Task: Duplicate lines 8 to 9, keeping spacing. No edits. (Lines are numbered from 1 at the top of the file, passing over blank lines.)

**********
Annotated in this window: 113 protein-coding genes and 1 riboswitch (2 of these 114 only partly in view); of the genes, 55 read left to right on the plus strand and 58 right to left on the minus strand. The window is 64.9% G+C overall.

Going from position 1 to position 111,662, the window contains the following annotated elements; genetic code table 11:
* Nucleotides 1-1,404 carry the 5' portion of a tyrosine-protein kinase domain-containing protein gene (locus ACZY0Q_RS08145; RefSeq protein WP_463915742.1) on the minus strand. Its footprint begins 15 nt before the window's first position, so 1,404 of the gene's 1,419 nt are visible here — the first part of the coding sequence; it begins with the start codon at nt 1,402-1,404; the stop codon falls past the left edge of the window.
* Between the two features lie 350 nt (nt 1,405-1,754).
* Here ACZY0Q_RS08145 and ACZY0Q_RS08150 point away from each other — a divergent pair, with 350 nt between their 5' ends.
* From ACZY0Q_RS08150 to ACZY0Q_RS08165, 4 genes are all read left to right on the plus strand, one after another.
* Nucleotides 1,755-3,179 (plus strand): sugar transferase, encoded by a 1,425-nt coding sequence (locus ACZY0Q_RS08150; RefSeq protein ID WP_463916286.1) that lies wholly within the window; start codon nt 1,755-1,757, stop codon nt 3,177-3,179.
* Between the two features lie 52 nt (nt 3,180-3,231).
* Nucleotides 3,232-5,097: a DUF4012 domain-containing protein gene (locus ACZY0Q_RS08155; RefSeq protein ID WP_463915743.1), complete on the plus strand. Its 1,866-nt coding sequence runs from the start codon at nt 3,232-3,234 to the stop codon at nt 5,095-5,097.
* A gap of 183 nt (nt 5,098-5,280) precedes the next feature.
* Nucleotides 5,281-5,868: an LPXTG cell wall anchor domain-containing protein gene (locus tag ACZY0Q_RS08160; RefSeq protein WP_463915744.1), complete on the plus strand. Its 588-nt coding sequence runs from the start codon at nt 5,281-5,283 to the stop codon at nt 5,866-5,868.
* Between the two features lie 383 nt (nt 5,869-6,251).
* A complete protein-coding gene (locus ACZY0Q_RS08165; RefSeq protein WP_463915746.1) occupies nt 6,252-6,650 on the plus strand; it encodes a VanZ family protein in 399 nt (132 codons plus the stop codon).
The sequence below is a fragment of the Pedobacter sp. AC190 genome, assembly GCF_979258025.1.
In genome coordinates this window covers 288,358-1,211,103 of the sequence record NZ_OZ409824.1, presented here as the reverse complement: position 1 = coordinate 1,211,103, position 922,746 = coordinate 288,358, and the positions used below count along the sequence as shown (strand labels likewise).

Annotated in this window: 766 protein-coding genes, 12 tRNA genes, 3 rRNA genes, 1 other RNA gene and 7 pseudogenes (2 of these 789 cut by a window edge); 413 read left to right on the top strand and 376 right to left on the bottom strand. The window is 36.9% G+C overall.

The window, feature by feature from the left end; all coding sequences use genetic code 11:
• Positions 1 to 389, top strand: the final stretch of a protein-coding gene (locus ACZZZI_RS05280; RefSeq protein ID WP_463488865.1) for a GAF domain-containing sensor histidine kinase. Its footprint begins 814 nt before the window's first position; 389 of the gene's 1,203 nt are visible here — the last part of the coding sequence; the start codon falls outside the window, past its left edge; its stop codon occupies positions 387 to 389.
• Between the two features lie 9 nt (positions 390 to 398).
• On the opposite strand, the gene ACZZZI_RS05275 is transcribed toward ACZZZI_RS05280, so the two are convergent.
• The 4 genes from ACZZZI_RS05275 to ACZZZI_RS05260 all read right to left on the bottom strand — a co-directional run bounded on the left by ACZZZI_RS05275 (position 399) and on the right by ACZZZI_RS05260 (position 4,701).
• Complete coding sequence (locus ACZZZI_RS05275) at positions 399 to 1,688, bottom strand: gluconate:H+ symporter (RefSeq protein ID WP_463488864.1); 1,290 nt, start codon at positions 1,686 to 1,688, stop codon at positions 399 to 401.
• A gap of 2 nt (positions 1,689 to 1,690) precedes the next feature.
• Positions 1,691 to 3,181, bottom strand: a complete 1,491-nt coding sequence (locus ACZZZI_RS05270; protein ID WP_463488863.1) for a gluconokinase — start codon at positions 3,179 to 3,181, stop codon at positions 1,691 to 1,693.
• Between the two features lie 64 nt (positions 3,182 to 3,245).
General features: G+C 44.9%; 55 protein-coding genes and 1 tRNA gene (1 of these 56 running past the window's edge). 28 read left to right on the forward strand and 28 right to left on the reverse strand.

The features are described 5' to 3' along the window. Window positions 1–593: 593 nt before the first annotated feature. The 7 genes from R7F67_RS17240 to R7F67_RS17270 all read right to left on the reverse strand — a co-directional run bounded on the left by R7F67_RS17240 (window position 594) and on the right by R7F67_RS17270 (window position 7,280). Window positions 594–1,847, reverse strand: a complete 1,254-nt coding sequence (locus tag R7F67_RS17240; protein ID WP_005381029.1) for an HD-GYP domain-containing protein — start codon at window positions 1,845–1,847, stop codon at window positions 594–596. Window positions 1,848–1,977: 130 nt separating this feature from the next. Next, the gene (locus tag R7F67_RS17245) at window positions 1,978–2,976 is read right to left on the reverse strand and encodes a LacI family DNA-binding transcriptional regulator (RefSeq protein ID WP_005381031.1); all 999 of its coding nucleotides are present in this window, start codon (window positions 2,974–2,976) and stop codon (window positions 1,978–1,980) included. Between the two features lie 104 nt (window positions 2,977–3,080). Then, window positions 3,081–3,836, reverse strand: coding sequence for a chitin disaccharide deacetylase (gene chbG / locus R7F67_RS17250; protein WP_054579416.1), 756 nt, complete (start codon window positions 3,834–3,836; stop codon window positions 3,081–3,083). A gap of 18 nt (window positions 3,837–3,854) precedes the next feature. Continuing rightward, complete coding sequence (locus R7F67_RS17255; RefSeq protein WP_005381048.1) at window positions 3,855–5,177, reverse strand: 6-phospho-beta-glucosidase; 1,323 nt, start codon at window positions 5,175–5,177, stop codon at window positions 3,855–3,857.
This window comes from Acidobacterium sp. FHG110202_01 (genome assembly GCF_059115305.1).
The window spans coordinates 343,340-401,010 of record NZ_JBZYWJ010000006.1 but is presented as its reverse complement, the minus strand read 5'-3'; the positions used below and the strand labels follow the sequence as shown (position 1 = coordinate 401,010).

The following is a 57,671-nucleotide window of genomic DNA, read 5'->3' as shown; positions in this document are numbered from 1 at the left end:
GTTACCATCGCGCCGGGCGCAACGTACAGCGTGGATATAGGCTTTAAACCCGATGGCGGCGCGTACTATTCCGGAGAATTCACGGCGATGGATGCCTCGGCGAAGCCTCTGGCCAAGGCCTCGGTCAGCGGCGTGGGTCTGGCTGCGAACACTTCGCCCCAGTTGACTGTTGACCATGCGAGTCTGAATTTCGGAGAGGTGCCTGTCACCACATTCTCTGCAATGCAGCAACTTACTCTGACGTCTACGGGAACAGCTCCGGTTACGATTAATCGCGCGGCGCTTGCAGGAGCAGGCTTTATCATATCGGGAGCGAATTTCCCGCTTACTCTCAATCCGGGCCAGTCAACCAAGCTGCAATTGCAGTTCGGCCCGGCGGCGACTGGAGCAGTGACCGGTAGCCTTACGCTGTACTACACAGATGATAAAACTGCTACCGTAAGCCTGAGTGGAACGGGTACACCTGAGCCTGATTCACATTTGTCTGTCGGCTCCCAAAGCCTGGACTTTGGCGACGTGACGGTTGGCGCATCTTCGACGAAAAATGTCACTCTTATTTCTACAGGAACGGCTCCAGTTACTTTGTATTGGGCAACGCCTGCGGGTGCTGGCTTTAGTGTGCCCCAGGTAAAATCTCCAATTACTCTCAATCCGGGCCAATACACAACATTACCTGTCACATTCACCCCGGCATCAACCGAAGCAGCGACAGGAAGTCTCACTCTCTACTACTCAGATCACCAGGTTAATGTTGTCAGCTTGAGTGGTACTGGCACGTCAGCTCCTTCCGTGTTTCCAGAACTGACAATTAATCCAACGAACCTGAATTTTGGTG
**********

* Between the two features lie 52 nt (nt 3,180-3,231).
* Nucleotides 3,232-5,097: a DUF4012 domain-containing protein gene (locus ACZY0Q_RS08155; RefSeq protein ID WP_463915743.1), complete on the plus strand. Its 1,866-nt coding sequence runs from the start codon at nt 3,232-3,234 to the stop codon at nt 5,095-5,097.